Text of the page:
Pastor Skip Heitzig has outlined four biblical truths to consider when it comes to pain and suffering.
Heitzig was a guest preacher at Harvest Christian Fellowship in California last Sunday where he preached a sermon titled “Things to Remember in the Dark.”
In his sermon on Sunday, Heitzig, the pastor of Calvary Church in Albuquerque, New Mexico, listed four truths Christians should consider when facing dark times.
The first truth, he told the congregation, is that “dark times are permitted by God,” as evidenced in the biblical story of Joseph.
“He did everything right, but everything wrong happened to him,” the pastor said.
“Now, there are lots of reasons that people suffer. Most of the time, suffering is simply the consequence of living in a fallen world. We experience the fallout of that on a daily basis,” he said.
“Sometimes, suffering is the direct consequence of sin. Sometimes, it is judgment from God. Sometimes, it’s the result of persecution. Sometimes, it can be an attack of Satan. But don’t try too hard to figure out the source of your suffering,” Heitzig continued.
“I am here to say why your suffering is not nearly as important as how you’re suffering. That’s the important thing. How are you taking it?”
Heitzig emphasized that there are a variety of biblical accounts showing the inevitability of facing trials in life. The book of Job states that “Man is born to trouble as sparks fly upward.” (Job 5:6-7) In the book of John, Jesus tells His 12 disciples that they “shall have tribulation” in the world, and James advises Christians to “count it all joy when you fall into various trials.” (James 1:2-4)
The pastor explained that those verses apply to “all people, even God’s people,” adding: “Jesus said that ‘God will cause the sun to shine on the just and the unjust and the rain will fall on the just and the unjust alike.’” (Matthew 5:45)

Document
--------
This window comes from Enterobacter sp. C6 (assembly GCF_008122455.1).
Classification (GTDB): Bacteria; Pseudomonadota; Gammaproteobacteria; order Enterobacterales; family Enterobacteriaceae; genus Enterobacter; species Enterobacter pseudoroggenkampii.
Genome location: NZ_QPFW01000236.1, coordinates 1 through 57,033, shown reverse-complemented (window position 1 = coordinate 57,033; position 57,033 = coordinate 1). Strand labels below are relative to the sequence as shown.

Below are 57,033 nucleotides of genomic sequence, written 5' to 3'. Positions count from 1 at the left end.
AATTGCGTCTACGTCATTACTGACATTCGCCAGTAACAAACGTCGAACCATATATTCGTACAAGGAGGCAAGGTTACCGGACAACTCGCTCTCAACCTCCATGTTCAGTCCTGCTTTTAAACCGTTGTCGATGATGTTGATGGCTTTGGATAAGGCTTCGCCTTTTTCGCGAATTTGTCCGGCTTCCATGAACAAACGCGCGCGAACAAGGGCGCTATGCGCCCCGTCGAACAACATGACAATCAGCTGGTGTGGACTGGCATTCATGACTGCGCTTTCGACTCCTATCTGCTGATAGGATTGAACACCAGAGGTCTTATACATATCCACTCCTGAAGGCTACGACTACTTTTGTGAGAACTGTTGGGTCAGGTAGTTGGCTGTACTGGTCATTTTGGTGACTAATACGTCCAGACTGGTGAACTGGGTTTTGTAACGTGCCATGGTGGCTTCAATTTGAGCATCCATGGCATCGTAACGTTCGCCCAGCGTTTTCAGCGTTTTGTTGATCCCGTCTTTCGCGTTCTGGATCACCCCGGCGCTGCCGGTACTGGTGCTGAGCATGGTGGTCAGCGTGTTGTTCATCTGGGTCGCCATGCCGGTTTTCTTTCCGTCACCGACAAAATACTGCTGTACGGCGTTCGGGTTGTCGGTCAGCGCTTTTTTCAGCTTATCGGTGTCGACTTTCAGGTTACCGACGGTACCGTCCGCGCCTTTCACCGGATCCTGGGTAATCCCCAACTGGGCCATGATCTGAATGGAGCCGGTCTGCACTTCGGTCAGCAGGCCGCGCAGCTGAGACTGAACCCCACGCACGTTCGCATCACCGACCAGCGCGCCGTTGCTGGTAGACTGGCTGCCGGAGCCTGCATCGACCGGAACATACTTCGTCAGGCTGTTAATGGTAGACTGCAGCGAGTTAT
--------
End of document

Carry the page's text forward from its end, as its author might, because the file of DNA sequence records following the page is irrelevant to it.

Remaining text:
“It’s wrong when somebody says to you, ‘Godly people shouldn’t suffer. True believers never really suffer like unbelievers suffer.’ Or, ‘If you only had enough faith, you wouldn’t go through dark times,’” Heitzig warned.
“The opposite is true. God permits hard times,” he said.
Charles Spurgeon, he added, once said: “I believe the hardest-hearted, most unlovely Christians in all the world are those who have never had much trouble. And those who are the most sympathizing, loving and Christlike are those that have had the most affliction. The worst thing that can happen to any of us is to have our path made too smooth.”
“Well, God’s got you covered on that one, because He’s not going to let your path get too smooth,” Heitzig quipped.
The second truth about suffering is God’s presence in those moments, the pastor said. An example of this can be found in Genesis 39 when Joseph is imprisoned and finds favor through his actions and refusal to sin against God.
“I’ve discovered that many people actually find God in suffering,” he said. “And that suffering actually moves them toward God. It’s like they get awakened out of a slumber, so to speak. Pain will move people in different directions. And you’ve heard this before. It’ll either break your back or bend your knee. So some people become bitter. Some people become battered. But some people become better.”
Sometimes, it takes a storm to bring people to the feet of Jesus, Heitzig said, highlighting the story of Jesus and the Disciples on the Sea of Galilee. Jesus walked on water and approached the disciples’ ship during a storm, which was their greatest fear. Jesus, the pastor said, appeared in the midst of the life-threatening storm to show His power and provide comfort and reassurance to them.
“Do you think it’s possible that Jesus might just come to you in the same way and that the image of God’s presence is developed in the negatives of life?” he asked. “That’s when the presence of God becomes more palpable, more real to you than ever before. Those dark blotches that are the negatives are actually the work of God to enhance His presence in your life.”
The third truth about dark times, the pastor said, is that they are a pathway for God.
“Every time that you suffer, it makes you appreciate all the times you don’t suffer, but there’s far more than that. It develops character,” he said.
The pastor explained that trials help people develop compassion. They also develop character and produce patience, he said, and can point an individual back to God.
“Pain is part of the path that takes us directly into the will of God,” he said.
Lastly, Heitzig explained that God’s works behind the scenes, moving all the pieces into place. While going through suffering, God also provides grace and mercy.
“Train your heart to look for the perks, the mercy, the favor that God allows you to experience to sweeten it just a little bit, to put the sugar in the coffee,” he said. “Learn to look for the particles of God’s grace.”
“If you can allow your spiritual eyes to pick up on those mercies that God is dropping in your path, the handfuls on purpose, it will go a long way.”
Nicole Alcindor is a reporter for The Christian Post.
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